In a period of just a couple months, Douglas’ wife, Gillian, deteriorated rapidly. She had been in good health not long before she was sadly diagnosed with late stage ovarian cancer and later passed away.
Now, Douglas is sharing her story and how he is keeping her memory alive.
“We were out running with our dog when my wife Gillian Lamb started feeling a bit bloated. Not thinking much of it, she put this down to mild Irritable Bowel Syndrome (IBS) and anxiety over our son moving to university in London.
Gillian’s symptoms soon got worse, but the GP referred her very quickly for tests. She couldn’t walk and was soon diagnosed with stage 4 ovarian cancer in summer 2021. Her symptoms had started just six weeks before.
The speed of progression from healthy to a bit bloated, to struggling to walk any distance because of fluid retention - to the cancer diagnosis - was frightening. It all happened so quickly.
“The rapid progression of her ovarian cancer was the driver behind her passion about promoting awareness of the disease and symptoms. She did this at every opportunity.”Douglas
Gillian eventually succumbed to the disease on 2nd May 2023, just two years after her diagnosis.
"Amongst the many cards I received after Gillian’s death, there were two cards from her old school friends.
They explained that they had both visited their GPs and had an early diagnosis of cancer, because of her continual posts and messages to “get things checked”. Thankfully, as both friends have a very positive prognosis as the disease had been identified early. Gillian had helped to save their lives.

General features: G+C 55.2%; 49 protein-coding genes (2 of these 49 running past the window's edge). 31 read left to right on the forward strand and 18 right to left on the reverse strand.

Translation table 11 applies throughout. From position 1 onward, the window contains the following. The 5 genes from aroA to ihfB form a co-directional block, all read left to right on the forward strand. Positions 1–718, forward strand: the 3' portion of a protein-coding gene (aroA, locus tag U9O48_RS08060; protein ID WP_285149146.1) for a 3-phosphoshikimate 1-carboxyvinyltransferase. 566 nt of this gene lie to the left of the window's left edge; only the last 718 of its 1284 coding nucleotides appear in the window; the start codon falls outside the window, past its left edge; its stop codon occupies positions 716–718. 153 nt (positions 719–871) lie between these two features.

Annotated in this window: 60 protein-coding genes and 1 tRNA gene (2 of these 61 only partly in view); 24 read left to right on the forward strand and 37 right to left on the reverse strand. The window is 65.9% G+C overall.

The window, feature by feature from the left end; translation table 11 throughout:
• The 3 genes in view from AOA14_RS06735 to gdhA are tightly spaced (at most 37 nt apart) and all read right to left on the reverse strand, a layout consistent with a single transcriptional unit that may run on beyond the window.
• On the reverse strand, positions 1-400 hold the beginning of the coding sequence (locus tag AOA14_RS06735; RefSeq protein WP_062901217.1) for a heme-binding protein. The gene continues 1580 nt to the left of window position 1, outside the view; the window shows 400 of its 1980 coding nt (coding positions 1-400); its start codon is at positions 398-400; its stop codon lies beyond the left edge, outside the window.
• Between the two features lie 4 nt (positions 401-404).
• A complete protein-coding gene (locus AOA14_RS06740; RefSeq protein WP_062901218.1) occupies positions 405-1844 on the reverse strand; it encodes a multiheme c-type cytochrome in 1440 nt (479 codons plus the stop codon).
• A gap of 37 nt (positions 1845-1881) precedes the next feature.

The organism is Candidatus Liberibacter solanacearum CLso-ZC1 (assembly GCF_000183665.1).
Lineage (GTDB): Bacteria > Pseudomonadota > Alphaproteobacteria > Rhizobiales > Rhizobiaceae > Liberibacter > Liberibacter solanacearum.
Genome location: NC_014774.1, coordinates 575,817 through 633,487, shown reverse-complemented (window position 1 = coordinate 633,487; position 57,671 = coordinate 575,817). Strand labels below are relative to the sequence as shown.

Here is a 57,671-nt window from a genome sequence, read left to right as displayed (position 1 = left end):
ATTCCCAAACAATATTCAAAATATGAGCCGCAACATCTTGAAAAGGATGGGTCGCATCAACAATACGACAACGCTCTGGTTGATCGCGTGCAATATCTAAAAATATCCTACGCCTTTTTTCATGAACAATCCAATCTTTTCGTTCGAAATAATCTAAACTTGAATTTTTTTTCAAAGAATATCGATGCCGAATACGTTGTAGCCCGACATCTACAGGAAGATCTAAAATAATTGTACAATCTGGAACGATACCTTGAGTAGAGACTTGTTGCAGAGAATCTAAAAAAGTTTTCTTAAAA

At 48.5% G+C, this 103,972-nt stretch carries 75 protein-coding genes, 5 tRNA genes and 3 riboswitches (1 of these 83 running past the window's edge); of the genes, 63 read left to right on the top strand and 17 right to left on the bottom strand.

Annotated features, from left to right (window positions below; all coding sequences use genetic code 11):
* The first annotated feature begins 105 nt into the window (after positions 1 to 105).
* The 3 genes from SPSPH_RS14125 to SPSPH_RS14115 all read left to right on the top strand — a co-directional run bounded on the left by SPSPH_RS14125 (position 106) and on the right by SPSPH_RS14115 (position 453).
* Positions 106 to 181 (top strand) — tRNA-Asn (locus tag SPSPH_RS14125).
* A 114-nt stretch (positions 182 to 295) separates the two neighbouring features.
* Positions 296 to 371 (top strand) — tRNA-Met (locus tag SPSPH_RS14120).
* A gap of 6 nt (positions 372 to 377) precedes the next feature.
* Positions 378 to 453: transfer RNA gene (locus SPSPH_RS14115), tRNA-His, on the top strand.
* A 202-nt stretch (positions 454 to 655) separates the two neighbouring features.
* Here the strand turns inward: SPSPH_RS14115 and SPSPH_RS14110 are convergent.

It was therefore a very easy decision to ask for donations at Gillian’s funeral for Ovarian Cancer Action.
My son, Andrew, and his girlfriend, Amy, also set up a Gofundme page to allow those not able to attend to donate and even set up QR codes to allow people to donate online at the funeral.
We were overwhelmed by the generosity of the donations received. Raising £5,600 for Ovarian Cancer Action was way beyond our expectations.
“I believe doing something positive in someone's memory is better than dwelling on the negative.”Douglas
For our close friends and family, supporting the charity is a way to remember Gillian and keep our memories of her alive. We’re also marking the positive way that she tackled the disease. She was determined to raise awareness and made the most of her time through experiences. Her "happy place" was our cottage on the Isle of Arran where she could have lots of peaceful walks and an occasional swim in the sea. We will always remember Gillian.
After the funeral fundraising, three of Andrew’s friends decided to organise a sponsored golf day where they would play four rounds of golf continuously - raising another £515. The family was really touched by this gesture.
Gillian’s brother, James, is plotting a fundraising event in her memory. His plan is for a group to ride from Gillian’s childhood home in Elgin to our home in Strathaven, arriving on the anniversary of her death.
I would definitely recommend doing something like this to others in a similar situation. It may not work for everyone but I believe doing something positive in someone's memory is better than dwelling on the negative.
Generally we are all coping OK. It will take time to adjust to our circumstances but keeping busy definitely helps. We know she was lucky - if that is the right word - in that she received outstanding care and coped extremely well with her treatment.
I think Gillian’s message to anyone reading this would be to keep spreading the word and to get any symptoms checked by your GP.”
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